Chapter five examined pterosaur head anatomy, which like further anatomical discussions was both informative and not too hard for the interested layperson to follow as his discussion was well-supported with illustrations and helpful definitions. He looked at pterosaur teeth (with few rare exceptions, they had no cutting edges to dismember prey or cut off bite-sized chunks or anything to grind or pulp food, though one group became filter-feeders and another was able to crush clams and crabs in its jaws), how at least one group, the insectivorous anurognathids, had short bristles rimming the edges of their mouths like modern nightjars, helping it to catch insects, and the weird world of pterosaur crests (check out the extraordinary forked crest of _Nyctosaurus_).
Chapter six looked at other features of pterosaur anatomy. It is important in particular to understand the pteroid (there is debate over whether it is equivalent to a thumb or a bone unique to pterosaurs), a bone that had a huge role in pterosaur aerodynamics and the notarium (unique to the larger pterodactyloids). Also discussed are pterosaur body covering ("hair" that wasn't really hair) and issues of pterosaur metabolism (how things like hair, a largish brain, and fibro-lamellar bone tissue are "consistent with an active physiology" but "do not necessarily demand it").
Chapter seven looked at pterosaur young. In 2004, after 200 years, not one but three pterosaur eggs were found in the space of six months. Pterosaurs laid soft-shell eggs, showed no evidence of taking care of their young, and apparently could fly and fend from themselves very shortly after birth (if not immediately). Interestingly, it would seem that pterosaurs at different life stages fed on different prey items and filled different ecological roles (something prevalent in the Mesozoic) and there were few "small" species of pterosaur to compete with young, as the young were the "small" species in effect. Owing to how pterosaurs laid their eggs and issues relating to how big they could get and when they reached sexual maturity, pterosaurs appear to still have much in common with other reptiles.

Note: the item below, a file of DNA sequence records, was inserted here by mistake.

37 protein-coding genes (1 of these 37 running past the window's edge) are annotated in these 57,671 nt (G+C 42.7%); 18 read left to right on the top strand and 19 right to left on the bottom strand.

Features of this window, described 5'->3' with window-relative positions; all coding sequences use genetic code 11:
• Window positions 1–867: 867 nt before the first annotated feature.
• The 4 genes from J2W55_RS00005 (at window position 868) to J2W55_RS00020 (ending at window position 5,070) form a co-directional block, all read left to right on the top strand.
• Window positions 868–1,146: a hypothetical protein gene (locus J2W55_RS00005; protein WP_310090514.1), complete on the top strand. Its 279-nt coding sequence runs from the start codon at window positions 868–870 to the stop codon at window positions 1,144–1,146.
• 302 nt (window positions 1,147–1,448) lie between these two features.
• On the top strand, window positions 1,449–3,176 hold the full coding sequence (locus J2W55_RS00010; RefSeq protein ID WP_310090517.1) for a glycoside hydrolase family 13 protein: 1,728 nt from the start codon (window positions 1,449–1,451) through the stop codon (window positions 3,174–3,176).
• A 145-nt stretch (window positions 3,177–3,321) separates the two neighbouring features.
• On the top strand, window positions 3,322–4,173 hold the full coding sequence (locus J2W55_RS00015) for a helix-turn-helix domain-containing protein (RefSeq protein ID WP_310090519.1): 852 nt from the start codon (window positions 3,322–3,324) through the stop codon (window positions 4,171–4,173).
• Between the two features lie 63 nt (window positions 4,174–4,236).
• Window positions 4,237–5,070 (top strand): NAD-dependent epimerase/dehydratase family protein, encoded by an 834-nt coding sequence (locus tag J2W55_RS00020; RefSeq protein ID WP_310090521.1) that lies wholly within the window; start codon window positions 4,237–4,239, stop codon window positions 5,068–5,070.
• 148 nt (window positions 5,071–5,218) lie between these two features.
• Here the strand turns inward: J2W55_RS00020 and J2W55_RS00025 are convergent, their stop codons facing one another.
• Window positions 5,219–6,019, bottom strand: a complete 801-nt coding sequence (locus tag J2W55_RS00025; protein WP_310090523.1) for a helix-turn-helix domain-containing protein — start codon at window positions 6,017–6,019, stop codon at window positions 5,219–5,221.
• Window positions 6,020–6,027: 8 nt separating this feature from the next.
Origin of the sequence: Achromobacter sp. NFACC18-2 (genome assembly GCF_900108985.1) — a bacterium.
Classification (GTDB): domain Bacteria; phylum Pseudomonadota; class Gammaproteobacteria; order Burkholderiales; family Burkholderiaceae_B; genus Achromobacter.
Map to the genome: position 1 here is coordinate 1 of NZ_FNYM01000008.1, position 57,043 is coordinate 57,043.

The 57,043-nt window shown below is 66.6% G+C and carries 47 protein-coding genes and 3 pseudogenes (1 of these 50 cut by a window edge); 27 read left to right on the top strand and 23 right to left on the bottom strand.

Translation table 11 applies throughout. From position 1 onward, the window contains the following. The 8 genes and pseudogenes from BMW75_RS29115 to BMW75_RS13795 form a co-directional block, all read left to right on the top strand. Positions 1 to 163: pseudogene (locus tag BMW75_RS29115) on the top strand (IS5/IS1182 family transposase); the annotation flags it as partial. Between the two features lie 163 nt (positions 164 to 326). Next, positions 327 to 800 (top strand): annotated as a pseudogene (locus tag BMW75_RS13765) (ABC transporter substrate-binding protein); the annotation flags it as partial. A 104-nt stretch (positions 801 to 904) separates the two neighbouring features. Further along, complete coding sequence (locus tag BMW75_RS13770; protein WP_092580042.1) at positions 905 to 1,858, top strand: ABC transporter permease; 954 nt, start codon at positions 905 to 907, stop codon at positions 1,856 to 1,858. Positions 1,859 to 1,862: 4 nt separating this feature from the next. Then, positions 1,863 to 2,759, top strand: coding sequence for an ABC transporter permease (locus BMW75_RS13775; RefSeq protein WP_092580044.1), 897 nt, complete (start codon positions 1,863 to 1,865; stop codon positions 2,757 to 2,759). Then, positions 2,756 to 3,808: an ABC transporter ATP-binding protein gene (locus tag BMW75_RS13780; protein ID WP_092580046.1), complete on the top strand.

Chapter eight looked at how pterosaurs flew. Were they passive gliders or active fliers? This chapter showed that they were clearly active fliers and in some ways may have been more efficient than birds or bats. Key points in this chapter are understanding the microscopic structure of wing membranes (particularly the presence and role of wing fibers), the overall arrangement of the flight membranes (the patagia, divided into a propatagium or fore-wing, cheiropatagium or hand-wing - the biggest membrane - and a leg-wing or cruropatagium, which crucially for purposes of ground locomotion and available ecological niches was split up the middle in the pterodacytloids), the role of the pteroid and the notarium, and the role that the webbed feet of pterosaurs played (working much like twin tail fins).
Chapter nine looked at one of the most contentious of issues, how pterosaurs moved upon the ground. The rhamphorhynchoids were excellent climbers but were barely crawlers while the pterodactyloids were quite capable walkers.
Chapter ten looked at the overall history of pterosaur evolution, of when different groups arose, their ecological roles, and when and why they eventually went extinct. Interesting facts include that the rhamphorhynchoids were extremely conservative, evolutionary speaking, changing little in 75 million years; pterosaurs reached their greatest diversity in lifestyles and in numbers of species in the Early Cretaceous (slightly more than half of all known species come from this time), and that only toothless forms survived until the Late Cretaceous.